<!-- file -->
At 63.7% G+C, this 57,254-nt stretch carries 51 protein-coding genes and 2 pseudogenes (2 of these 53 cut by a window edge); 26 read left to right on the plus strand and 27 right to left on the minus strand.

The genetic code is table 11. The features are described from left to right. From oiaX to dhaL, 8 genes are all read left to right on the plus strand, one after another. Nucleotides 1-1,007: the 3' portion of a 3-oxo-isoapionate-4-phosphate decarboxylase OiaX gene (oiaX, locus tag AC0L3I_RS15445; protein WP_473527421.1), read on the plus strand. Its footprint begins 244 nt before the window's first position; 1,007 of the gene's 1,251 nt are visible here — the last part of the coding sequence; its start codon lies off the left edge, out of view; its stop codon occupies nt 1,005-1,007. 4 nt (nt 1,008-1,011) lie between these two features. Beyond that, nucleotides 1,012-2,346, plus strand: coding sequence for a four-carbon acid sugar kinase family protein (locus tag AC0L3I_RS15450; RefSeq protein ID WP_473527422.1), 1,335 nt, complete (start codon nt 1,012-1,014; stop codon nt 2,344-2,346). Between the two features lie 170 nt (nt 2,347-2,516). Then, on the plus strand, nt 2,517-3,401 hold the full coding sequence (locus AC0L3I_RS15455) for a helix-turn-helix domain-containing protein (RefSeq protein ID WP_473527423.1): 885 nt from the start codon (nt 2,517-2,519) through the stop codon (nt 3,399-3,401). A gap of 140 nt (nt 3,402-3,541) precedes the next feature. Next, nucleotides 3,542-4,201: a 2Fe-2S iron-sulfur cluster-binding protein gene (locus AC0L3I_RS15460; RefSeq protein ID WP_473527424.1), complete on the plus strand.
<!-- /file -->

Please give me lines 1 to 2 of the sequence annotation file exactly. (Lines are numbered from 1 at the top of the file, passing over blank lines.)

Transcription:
At 63.7% G+C, this 57,254-nt stretch carries 51 protein-coding genes and 2 pseudogenes (2 of these 53 cut by a window edge); 26 read left to right on the plus strand and 27 right to left on the minus strand.

The genetic code is table 11. The features are described from left to right. From oiaX to dhaL, 8 genes are all read left to right on the plus strand, one after another. Nucleotides 1-1,007: the 3' portion of a 3-oxo-isoapionate-4-phosphate decarboxylase OiaX gene (oiaX, locus tag AC0L3I_RS15445; protein WP_473527421.1), read on the plus strand. Its footprint begins 244 nt before the window's first position; 1,007 of the gene's 1,251 nt are visible here — the last part of the coding sequence; its start codon lies off the left edge, out of view; its stop codon occupies nt 1,005-1,007. 4 nt (nt 1,008-1,011) lie between these two features. Beyond that, nucleotides 1,012-2,346, plus strand: coding sequence for a four-carbon acid sugar kinase family protein (locus tag AC0L3I_RS15450; RefSeq protein ID WP_473527422.1), 1,335 nt, complete (start codon nt 1,012-1,014; stop codon nt 2,344-2,346). Between the two features lie 170 nt (nt 2,347-2,516). Then, on the plus strand, nt 2,517-3,401 hold the full coding sequence (locus AC0L3I_RS15455) for a helix-turn-helix domain-containing protein (RefSeq protein ID WP_473527423.1): 885 nt from the start codon (nt 2,517-2,519) through the stop codon (nt 3,399-3,401). A gap of 140 nt (nt 3,402-3,541) precedes the next feature. Next, nucleotides 3,542-4,201: a 2Fe-2S iron-sulfur cluster-binding protein gene (locus AC0L3I_RS15460; RefSeq protein ID WP_473527424.1), complete on the plus strand.